The Lucy spacecraft just flew past the first of its asteroid targets, but the images returned had a surprise in store for the mission team. The target wasn't just one asteroid, but two!
NASA's Lucy mission is heading towards Jupiter to study several 'trojan' asteroids that share the giant planet's orbit. On the journey, the mission team is taking advantage of every opportunity to visit asteroids that conveniently lie along the spacecraft's chosen path.
Lucy's path of exploration is plotted on this view of the inner solar system. Included are the names of the seven planned asteroid targets that Lucy will visit between now and 2033. Credit: NASA's Scientific Visualization Studio
One such target is located in the inner part of the asteroid belt, at roughly twice the distance that Earth orbits the Sun. First spotted in November 1999, this 750+ metre-wide space rock went through a series of names as it was lost and rediscovered several times since its initial discovery. As of February 2023, the International Astronomical Union has officially designated it as 152830 Dinkinesh.
According to NASA, Dinkinesh means "you are marvellous" in Amharic, the official language of Ethiopia. It is the Ethiopian name for Lucy, the Australopithecus afarensis human ancestor fossil found in that country in 1974. It is also the namesake of this NASA mission due to the targets of the spacecraft being considered 'solar system fossils' by the mission team.
Back in May of this year, the Lucy mission team adjusted the spacecraft's trajectory to line it up for a close pass by this asteroid. This was primarily planned to test Lucy's ability to track its targets. However, this also represented a chance to see a small main-belt asteroid up close for the first time.
Lucy's maneuvers as it performed the flyby of asteroid Dinkinesh are demonstrated here, as it pitched forward to keep the L'LORRI camera on target, and then swung back to realign its solar panels with the Sun. Credit: NASA/Goddard/SwRI
On November 1, 2023, Lucy perfectly executed that flyby, coming within 430 km of Dinkinesh while travelling at over 16,000 kilometres per hour. During the maneuver, the probe rolled over to keep its Lucy's Long Range Reconnaissance Imager (L'LORRI) camera trained on the asteroid, gathering as many images of it as possible.
The observations confirmed its size, first estimated from telescope observations, but also revealed something remarkable.
Dinkinesh isn't alone!
Asteroid 152830 Dinkinesh is pictured here on Nov, 1, 2023, by the L'LORRI camera, along with its newly-discovered companion moon. Credit: NASA/Goddard/SwRI/Johns Hopkins APL/NOIRLab
"We couldn't have hoped for something this spectacular when developing L'LORRI because we had no idea," Neil Dello Russo, the L'LORRI instrument principal investigator, said in a Johns Hopkins Applied Physics Laboratory press release. "But the results are nothing short of remarkable. The instrument worked flawlessly and has already made an unexpected discovery. We're overjoyed."
Based on these new images, we now know that Dinkinesh is a special kind of asteroid known as a close binary.
"In the weeks prior to the spacecraft's encounter with Dinkinesh, the Lucy team had wondered if Dinkinesh might be a binary system, given how Lucy's instruments were seeing the asteroid's brightness changing with time," NASA said. "The first images from the encounter removed all doubt."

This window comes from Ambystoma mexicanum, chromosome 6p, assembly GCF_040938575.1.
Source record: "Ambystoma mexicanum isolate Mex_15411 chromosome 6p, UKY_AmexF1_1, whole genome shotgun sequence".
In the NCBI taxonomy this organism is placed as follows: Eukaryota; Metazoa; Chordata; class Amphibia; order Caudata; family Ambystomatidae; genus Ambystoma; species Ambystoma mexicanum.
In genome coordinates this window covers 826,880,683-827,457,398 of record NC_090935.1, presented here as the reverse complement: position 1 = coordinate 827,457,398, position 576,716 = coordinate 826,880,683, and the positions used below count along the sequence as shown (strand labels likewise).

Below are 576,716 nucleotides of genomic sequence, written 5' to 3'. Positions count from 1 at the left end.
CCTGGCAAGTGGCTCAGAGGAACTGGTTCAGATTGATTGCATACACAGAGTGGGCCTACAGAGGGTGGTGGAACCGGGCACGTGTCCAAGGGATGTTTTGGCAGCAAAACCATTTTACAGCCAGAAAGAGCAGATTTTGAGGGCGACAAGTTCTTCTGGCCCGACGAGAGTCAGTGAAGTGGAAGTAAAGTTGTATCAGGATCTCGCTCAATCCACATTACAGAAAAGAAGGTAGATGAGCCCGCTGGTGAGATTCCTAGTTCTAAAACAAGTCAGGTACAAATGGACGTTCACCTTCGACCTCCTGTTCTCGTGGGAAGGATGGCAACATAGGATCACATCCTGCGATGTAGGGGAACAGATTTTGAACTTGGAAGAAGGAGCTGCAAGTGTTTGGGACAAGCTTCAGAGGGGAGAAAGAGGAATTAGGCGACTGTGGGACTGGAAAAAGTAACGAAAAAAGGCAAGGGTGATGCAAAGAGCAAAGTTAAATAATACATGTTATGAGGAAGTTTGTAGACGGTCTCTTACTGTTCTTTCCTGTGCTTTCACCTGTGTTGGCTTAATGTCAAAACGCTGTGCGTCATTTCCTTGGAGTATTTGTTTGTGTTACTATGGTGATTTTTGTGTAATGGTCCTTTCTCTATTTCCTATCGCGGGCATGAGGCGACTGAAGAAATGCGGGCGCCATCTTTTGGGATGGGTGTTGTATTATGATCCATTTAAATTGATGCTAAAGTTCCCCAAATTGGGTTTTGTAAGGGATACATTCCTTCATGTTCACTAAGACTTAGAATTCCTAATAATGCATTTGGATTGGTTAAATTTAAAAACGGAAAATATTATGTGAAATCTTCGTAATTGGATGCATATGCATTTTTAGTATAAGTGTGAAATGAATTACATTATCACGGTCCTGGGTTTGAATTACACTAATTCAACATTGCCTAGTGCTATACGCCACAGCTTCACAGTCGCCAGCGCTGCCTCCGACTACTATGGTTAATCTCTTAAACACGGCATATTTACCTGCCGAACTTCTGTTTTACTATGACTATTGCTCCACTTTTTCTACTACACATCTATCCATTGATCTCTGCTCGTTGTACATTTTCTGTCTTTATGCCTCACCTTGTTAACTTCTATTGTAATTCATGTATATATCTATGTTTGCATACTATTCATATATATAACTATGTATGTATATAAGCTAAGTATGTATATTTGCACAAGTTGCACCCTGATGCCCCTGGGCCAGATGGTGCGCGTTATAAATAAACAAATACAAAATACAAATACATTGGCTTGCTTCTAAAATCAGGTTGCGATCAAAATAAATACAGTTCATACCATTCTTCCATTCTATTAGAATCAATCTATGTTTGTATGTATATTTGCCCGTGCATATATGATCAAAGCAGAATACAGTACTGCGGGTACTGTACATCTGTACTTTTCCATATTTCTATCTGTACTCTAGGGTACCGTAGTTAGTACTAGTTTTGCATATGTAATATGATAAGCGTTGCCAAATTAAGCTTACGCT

The primary asteroid is now estimated at roughly 790 metres wide at its widest point. This is only slightly larger than the initial calculations of its overall size made using telescopic observations from Earth. The smaller asteroid, which orbits around the primary, is estimated at around 220 m across.
"Dinkinesh really did live up to its name; this is marvelous," Hal Levison, the principal investigator for the Lucy mission at the Southwest Research Institute, told NASA. "When Lucy was originally selected for flight, we planned to fly by seven asteroids. With the addition of Dinkinesh, two Trojan moons, and now this satellite, we've turned it up to 11."
A series of pictures of the binary asteroid pair, Dinkinesh, as seen by Lucy's terminal tracking camera (T2CAM) during its close approach on Nov. 1, 2023. The five frames arrayed across the image were each taken 13 seconds apart. The apparent motion of the two asteroids is due to the changing perspective of the camera as the spacecraft flew past at 4.5 km/s. Credit: NASA/Goddard/SwRI/ASU
"We knew this was going to be the smallest main belt asteroid ever seen up close," Keith Noll, a Lucy project scientist from NASA's Goddard Space Flight Center, said in the press release. "The fact that it is two makes it even more exciting."
"In some ways these asteroids look similar to the near-Earth asteroid binary Didymos and Dimorphos that DART saw, but there are some really interesting differences that we will be investigating," Noll added.
According to NASA, Lucy will finish transmitting the rest of the data gathered during the encounter with Dinkinesh and its moon in the days ahead. The mission team will then use that data to plan for the spacecraft's 2025 encounter with asteroid 52246 Donaldjohanson (named after the American paleontologist who co-discovered the Lucy fossil).
Before then, the Lucy spacecraft will pass by Earth in December 2024 to pick up some extra speed via gravity assist. It is expected to reach its first target among Jupiter's trojan asteroids, 3548 Eurybates, in August 2027.